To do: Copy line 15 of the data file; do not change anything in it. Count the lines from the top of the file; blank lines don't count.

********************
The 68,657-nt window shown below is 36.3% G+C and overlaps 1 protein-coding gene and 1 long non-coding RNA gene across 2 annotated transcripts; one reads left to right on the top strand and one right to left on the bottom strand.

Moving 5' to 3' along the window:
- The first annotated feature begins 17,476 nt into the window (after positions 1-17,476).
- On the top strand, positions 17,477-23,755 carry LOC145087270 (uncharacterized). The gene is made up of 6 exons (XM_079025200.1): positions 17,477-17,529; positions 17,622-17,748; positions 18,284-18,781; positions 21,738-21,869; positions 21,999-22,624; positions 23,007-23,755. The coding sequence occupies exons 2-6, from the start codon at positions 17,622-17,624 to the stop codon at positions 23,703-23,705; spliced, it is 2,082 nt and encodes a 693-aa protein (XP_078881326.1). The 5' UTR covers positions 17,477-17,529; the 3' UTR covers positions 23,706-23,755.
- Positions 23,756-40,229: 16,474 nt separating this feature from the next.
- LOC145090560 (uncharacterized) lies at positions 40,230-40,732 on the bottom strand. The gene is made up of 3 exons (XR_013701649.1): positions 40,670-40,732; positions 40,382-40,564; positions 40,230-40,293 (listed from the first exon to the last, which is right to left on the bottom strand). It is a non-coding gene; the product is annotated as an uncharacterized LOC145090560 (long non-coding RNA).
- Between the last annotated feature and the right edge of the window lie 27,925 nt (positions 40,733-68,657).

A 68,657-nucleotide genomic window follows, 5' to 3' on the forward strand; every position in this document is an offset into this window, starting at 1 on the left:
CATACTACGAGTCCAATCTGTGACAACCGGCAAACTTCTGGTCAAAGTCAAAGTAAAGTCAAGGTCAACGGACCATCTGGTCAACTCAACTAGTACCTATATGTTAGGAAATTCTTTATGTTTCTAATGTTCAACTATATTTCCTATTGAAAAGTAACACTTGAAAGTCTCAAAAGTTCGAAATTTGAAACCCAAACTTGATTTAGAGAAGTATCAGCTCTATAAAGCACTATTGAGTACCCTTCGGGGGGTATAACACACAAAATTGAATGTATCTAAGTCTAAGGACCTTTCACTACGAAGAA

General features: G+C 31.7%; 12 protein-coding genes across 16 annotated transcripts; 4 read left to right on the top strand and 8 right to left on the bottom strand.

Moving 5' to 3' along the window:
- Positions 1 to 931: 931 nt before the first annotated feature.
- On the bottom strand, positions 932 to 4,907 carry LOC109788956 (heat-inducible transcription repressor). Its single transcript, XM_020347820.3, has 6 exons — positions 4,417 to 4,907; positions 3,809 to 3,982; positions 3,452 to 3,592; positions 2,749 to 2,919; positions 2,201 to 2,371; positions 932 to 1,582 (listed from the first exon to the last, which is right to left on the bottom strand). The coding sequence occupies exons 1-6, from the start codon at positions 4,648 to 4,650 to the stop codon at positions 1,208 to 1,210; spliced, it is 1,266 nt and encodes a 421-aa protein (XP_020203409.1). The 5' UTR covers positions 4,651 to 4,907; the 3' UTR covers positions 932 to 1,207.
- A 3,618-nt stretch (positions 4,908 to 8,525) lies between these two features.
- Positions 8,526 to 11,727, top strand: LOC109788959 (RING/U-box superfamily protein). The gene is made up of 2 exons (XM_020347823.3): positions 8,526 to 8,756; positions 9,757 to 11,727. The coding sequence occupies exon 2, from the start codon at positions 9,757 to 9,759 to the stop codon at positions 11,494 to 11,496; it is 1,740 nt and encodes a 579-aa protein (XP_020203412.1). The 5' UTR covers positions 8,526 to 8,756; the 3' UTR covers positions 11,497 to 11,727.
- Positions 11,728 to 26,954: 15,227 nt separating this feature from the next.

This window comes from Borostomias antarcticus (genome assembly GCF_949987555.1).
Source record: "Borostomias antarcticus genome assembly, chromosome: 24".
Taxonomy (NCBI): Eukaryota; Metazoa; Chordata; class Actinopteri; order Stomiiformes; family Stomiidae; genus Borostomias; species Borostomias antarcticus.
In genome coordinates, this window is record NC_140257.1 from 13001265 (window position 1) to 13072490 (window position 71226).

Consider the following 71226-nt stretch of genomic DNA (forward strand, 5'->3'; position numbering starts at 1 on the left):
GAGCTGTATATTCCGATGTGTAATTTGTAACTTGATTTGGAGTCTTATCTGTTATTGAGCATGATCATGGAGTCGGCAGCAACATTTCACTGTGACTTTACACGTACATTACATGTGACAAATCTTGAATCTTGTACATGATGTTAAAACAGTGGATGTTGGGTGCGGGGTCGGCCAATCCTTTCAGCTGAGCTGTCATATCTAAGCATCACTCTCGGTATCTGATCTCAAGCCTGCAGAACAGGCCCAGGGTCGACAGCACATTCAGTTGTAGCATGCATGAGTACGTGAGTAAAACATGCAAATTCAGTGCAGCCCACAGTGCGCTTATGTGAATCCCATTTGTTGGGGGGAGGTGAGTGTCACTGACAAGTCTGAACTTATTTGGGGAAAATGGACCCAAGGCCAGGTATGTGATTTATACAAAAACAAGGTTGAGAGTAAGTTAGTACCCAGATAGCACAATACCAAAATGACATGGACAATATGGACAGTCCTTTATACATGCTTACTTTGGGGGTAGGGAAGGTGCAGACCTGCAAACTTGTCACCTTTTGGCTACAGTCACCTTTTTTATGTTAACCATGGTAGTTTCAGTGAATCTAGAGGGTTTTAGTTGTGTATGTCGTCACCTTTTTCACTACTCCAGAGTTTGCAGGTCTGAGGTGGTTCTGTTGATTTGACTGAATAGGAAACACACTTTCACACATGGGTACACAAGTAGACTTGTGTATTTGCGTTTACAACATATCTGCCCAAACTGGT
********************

- Positions 8,526 to 11,727, top strand: LOC109788959 (RING/U-box superfamily protein). The gene is made up of 2 exons (XM_020347823.3): positions 8,526 to 8,756; positions 9,757 to 11,727. The coding sequence occupies exon 2, from the start codon at positions 9,757 to 9,759 to the stop codon at positions 11,494 to 11,496; it is 1,740 nt and encodes a 579-aa protein (XP_020203412.1). The 5' UTR covers positions 8,526 to 8,756; the 3' UTR covers positions 11,497 to 11,727.